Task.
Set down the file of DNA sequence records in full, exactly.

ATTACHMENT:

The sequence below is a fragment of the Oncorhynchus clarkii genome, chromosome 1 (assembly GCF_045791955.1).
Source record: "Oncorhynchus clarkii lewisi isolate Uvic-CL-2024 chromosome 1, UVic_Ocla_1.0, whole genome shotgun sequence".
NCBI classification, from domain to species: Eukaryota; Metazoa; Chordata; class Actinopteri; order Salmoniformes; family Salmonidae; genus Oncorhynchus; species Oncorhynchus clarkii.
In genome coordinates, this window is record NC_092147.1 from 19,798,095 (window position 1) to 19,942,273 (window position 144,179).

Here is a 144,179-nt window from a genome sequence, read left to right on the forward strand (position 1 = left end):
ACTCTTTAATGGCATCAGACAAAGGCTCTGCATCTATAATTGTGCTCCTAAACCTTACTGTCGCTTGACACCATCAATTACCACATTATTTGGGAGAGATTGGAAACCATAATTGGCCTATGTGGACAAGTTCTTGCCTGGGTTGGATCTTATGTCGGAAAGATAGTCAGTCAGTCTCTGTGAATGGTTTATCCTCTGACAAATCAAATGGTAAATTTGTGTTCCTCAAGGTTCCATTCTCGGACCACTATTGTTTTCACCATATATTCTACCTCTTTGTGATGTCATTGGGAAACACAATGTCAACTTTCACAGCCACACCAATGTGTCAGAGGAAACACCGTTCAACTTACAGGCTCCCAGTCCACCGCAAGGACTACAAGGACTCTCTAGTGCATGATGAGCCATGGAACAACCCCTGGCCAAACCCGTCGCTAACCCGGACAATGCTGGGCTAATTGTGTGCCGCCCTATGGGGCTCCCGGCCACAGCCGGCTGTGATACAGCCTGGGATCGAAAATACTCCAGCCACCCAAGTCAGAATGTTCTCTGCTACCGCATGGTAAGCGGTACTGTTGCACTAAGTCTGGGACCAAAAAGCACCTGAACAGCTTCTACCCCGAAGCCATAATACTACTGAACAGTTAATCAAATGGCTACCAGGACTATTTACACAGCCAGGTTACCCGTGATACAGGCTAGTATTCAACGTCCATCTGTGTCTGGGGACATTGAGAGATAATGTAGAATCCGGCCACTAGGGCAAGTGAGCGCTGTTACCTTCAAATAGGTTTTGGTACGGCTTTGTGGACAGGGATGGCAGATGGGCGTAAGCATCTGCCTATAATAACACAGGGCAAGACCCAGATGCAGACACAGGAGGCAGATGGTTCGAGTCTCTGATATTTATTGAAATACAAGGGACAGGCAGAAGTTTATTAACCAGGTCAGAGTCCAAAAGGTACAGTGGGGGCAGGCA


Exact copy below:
The sequence below is a fragment of the Oncorhynchus clarkii genome, chromosome 1 (assembly GCF_045791955.1).
Source record: "Oncorhynchus clarkii lewisi isolate Uvic-CL-2024 chromosome 1, UVic_Ocla_1.0, whole genome shotgun sequence".
NCBI classification, from domain to species: Eukaryota; Metazoa; Chordata; class Actinopteri; order Salmoniformes; family Salmonidae; genus Oncorhynchus; species Oncorhynchus clarkii.
In genome coordinates, this window is record NC_092147.1 from 19,798,095 (window position 1) to 19,942,273 (window position 144,179).

Here is a 144,179-nt window from a genome sequence, read left to right on the forward strand (position 1 = left end):
ACTCTTTAATGGCATCAGACAAAGGCTCTGCATCTATAATTGTGCTCCTAAACCTTACTGTCGCTTGACACCATCAATTACCACATTATTTGGGAGAGATTGGAAACCATAATTGGCCTATGTGGACAAGTTCTTGCCTGGGTTGGATCTTATGTCGGAAAGATAGTCAGTCAGTCTCTGTGAATGGTTTATCCTCTGACAAATCAAATGGTAAATTTGTGTTCCTCAAGGTTCCATTCTCGGACCACTATTGTTTTCACCATATATTCTACCTCTTTGTGATGTCATTGGGAAACACAATGTCAACTTTCACAGCCACACCAATGTGTCAGAGGAAACACCGTTCAACTTACAGGCTCCCAGTCCACCGCAAGGACTACAAGGACTCTCTAGTGCATGATGAGCCATGGAACAACCCCTGGCCAAACCCGTCGCTAACCCGGACAATGCTGGGCTAATTGTGTGCCGCCCTATGGGGCTCCCGGCCACAGCCGGCTGTGATACAGCCTGGGATCGAAAATACTCCAGCCACCCAAGTCAGAATGTTCTCTGCTACCGCATGGTAAGCGGTACTGTTGCACTAAGTCTGGGACCAAAAAGCACCTGAACAGCTTCTACCCCGAAGCCATAATACTACTGAACAGTTAATCAAATGGCTACCAGGACTATTTACACAGCCAGGTTACCCGTGATACAGGCTAGTATTCAACGTCCATCTGTGTCTGGGGACATTGAGAGATAATGTAGAATCCGGCCACTAGGGCAAGTGAGCGCTGTTACCTTCAAATAGGTTTTGGTACGGCTTTGTGGACAGGGATGGCAGATGGGCGTAAGCATCTGCCTATAATAACACAGGGCAAGACCCAGATGCAGACACAGGAGGCAGATGGTTCGAGTCTCTGATATTTATTGAAATACAAGGGACAGGCAGAAGTTTATTAACCAGGTCAGAGTCCAAAAGGTACAGTGGGGGCAGGCA